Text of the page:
New Normal for Bank Earnings
04/27/2012 11:00 am EST
MoneyShow’s Jim Jubak reviews the recent earnings reports from the banks, and shares his conclusions on what this may mean for the economy as well as bank stocks going forward.
We have had a lot of earnings reports from banks by the middle of April. We have had big banks like Citibank (C) and JPMorgan Chase (JPM) and Wells Fargo (WFC) report. We have had some of the super-regionals like US Bancorp (USB) and PNC Financial (PNC) report. Goldman Sachs (GS)…
It is enough to address the question of well, what is the new normal? We have had a recovery in bank stocks, we have had a recovery in the banking industry, but from all of these early returns, it looks like back to normal means less profitable than it used to be.
If you are looking at a bank that was making a return on equity of 20% or 22%, they are now aiming for 15 or 16%. If they were getting 16% before, now they are aiming for 10%. Everything seems to be ratcheted down.
Some of that is because of new regulations, but mostly it is because you have had a lot of damage to the underlying business. Also, the markets aren’t really supporting profits. If you don’t have a trending market, it is harder to trade and make a profit in a market where it is hard to figure out where things are going next.
You have had a slowdown in M&A deals, which means fewer fees. You have had a slowdown in IPOs. In areas where you haven’t had a slowdown, you have had more competition.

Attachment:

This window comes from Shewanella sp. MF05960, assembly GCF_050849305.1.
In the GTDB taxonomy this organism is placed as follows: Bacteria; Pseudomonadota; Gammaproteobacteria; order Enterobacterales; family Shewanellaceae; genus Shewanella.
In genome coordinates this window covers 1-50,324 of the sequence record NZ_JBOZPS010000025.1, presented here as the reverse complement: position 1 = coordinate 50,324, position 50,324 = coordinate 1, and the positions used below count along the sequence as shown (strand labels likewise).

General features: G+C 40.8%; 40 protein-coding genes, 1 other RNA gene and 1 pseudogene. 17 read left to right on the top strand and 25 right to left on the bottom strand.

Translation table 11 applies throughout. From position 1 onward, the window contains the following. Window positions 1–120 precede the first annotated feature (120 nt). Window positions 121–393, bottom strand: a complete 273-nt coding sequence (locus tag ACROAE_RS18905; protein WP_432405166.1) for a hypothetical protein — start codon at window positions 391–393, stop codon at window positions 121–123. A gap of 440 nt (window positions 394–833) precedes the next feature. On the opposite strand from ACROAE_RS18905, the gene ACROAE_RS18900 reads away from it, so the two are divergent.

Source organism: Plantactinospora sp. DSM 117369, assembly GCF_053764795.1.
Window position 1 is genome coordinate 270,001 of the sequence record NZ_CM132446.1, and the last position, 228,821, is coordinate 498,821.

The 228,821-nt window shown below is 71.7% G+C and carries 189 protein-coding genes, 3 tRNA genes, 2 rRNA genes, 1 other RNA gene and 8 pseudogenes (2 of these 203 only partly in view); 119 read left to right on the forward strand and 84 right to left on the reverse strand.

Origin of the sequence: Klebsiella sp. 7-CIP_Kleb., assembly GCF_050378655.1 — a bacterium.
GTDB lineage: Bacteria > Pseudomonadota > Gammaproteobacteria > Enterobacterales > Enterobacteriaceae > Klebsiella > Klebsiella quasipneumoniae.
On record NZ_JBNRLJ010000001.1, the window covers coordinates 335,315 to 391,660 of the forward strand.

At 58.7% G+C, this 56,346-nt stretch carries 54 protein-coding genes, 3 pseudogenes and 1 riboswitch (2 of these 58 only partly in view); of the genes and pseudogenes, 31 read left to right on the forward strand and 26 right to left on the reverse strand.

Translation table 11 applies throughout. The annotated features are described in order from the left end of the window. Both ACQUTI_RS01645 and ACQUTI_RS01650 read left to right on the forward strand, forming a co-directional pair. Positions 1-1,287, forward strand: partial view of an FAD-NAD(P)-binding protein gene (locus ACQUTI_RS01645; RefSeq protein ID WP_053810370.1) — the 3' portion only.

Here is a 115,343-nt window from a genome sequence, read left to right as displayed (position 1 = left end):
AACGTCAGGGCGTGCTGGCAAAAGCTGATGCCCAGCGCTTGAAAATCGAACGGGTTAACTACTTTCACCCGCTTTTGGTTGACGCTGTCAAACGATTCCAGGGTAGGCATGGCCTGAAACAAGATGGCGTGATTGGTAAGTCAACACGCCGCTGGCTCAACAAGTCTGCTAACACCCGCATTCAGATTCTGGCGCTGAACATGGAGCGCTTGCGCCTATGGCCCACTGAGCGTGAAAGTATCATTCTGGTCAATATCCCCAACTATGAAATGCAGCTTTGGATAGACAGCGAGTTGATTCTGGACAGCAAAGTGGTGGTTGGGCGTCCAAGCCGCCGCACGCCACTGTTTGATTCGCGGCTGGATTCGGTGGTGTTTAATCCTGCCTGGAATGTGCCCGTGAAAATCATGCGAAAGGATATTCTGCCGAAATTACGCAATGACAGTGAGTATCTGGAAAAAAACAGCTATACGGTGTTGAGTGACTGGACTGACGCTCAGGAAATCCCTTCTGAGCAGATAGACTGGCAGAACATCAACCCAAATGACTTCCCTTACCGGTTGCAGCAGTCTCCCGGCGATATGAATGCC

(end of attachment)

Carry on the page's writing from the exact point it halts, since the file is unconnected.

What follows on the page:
Asian banks, which weren’t as damaged as developed country banks were in the financial crisis, have entered a lot of these markets, so that depresses fees as well as means that the big New York and London money-center banks have to fight for share. All these things internationally mean that those parts of the big bank business has gotten less profitable.
Nationally, what you are seeing is a loss of market share, so for example, Bank of America (BAC) seems to be losing market share in the mortgage business to the smaller but still big regional banks that weren’t as damaged during the financial crisis. That means that again, there is more competition in that business. People fighting for market share means lower fees, lower profits.
All of that seems to be adding up to a problem with profit, especially when you look at how the banks need to raise more capital because of Basel III and regulators’ rules. So if you are looking at a return on equity where your return is falling at the same time as the equity that you have to raise is going up, it means that that ratio is looking smaller and smaller.
The banking industry may be back. The bank stocks may be back. But going forward, it is wise to try to put a value on these stocks that is predicated on long-term, the banking industry being less profitable than it used to be.